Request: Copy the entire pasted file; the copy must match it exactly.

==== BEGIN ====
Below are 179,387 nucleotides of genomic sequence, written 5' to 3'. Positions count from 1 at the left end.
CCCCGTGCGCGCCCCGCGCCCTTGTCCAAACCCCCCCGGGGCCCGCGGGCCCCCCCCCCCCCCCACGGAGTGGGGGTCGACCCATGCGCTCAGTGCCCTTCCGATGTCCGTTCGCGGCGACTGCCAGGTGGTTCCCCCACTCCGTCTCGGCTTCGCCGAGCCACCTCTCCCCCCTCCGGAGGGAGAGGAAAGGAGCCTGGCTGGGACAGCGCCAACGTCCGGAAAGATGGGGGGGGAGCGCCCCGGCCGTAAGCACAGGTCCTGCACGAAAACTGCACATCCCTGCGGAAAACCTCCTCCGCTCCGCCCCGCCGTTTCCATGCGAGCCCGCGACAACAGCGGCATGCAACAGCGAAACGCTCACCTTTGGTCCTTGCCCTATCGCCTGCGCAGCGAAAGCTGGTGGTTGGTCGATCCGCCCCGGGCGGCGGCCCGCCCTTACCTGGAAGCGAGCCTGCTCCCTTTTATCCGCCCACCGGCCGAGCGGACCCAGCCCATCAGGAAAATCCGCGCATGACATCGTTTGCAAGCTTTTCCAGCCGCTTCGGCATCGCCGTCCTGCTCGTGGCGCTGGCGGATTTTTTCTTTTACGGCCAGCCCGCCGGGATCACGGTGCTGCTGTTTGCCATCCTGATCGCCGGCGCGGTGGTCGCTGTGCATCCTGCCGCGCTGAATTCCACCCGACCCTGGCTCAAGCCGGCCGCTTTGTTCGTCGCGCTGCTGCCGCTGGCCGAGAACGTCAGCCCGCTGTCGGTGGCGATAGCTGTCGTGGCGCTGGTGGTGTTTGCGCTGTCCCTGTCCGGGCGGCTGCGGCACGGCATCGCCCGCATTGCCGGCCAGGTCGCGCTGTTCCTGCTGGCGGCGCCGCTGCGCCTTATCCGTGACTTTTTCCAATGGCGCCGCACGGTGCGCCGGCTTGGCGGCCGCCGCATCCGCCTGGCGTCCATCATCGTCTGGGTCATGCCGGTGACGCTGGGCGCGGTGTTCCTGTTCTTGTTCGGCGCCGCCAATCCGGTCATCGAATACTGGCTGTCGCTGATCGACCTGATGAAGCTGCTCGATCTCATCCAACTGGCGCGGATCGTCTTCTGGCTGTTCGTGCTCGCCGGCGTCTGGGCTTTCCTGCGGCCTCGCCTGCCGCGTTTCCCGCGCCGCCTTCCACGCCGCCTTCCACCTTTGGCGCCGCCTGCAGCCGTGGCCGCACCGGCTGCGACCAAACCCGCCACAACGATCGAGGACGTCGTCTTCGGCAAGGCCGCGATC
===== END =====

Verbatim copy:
Below are 179,387 nucleotides of genomic sequence, written 5' to 3'. Positions count from 1 at the left end.
CCCCGTGCGCGCCCCGCGCCCTTGTCCAAACCCCCCCGGGGCCCGCGGGCCCCCCCCCCCCCCCACGGAGTGGGGGTCGACCCATGCGCTCAGTGCCCTTCCGATGTCCGTTCGCGGCGACTGCCAGGTGGTTCCCCCACTCCGTCTCGGCTTCGCCGAGCCACCTCTCCCCCCTCCGGAGGGAGAGGAAAGGAGCCTGGCTGGGACAGCGCCAACGTCCGGAAAGATGGGGGGGGAGCGCCCCGGCCGTAAGCACAGGTCCTGCACGAAAACTGCACATCCCTGCGGAAAACCTCCTCCGCTCCGCCCCGCCGTTTCCATGCGAGCCCGCGACAACAGCGGCATGCAACAGCGAAACGCTCACCTTTGGTCCTTGCCCTATCGCCTGCGCAGCGAAAGCTGGTGGTTGGTCGATCCGCCCCGGGCGGCGGCCCGCCCTTACCTGGAAGCGAGCCTGCTCCCTTTTATCCGCCCACCGGCCGAGCGGACCCAGCCCATCAGGAAAATCCGCGCATGACATCGTTTGCAAGCTTTTCCAGCCGCTTCGGCATCGCCGTCCTGCTCGTGGCGCTGGCGGATTTTTTCTTTTACGGCCAGCCCGCCGGGATCACGGTGCTGCTGTTTGCCATCCTGATCGCCGGCGCGGTGGTCGCTGTGCATCCTGCCGCGCTGAATTCCACCCGACCCTGGCTCAAGCCGGCCGCTTTGTTCGTCGCGCTGCTGCCGCTGGCCGAGAACGTCAGCCCGCTGTCGGTGGCGATAGCTGTCGTGGCGCTGGTGGTGTTTGCGCTGTCCCTGTCCGGGCGGCTGCGGCACGGCATCGCCCGCATTGCCGGCCAGGTCGCGCTGTTCCTGCTGGCGGCGCCGCTGCGCCTTATCCGTGACTTTTTCCAATGGCGCCGCACGGTGCGCCGGCTTGGCGGCCGCCGCATCCGCCTGGCGTCCATCATCGTCTGGGTCATGCCGGTGACGCTGGGCGCGGTGTTCCTGTTCTTGTTCGGCGCCGCCAATCCGGTCATCGAATACTGGCTGTCGCTGATCGACCTGATGAAGCTGCTCGATCTCATCCAACTGGCGCGGATCGTCTTCTGGCTGTTCGTGCTCGCCGGCGTCTGGGCTTTCCTGCGGCCTCGCCTGCCGCGTTTCCCGCGCCGCCTTCCACGCCGCCTTCCACCTTTGGCGCCGCCTGCAGCCGTGGCCGCACCGGCTGCGACCAAACCCGCCACAACGATCGAGGACGTCGTCTTCGGCAAGGCCGCGATC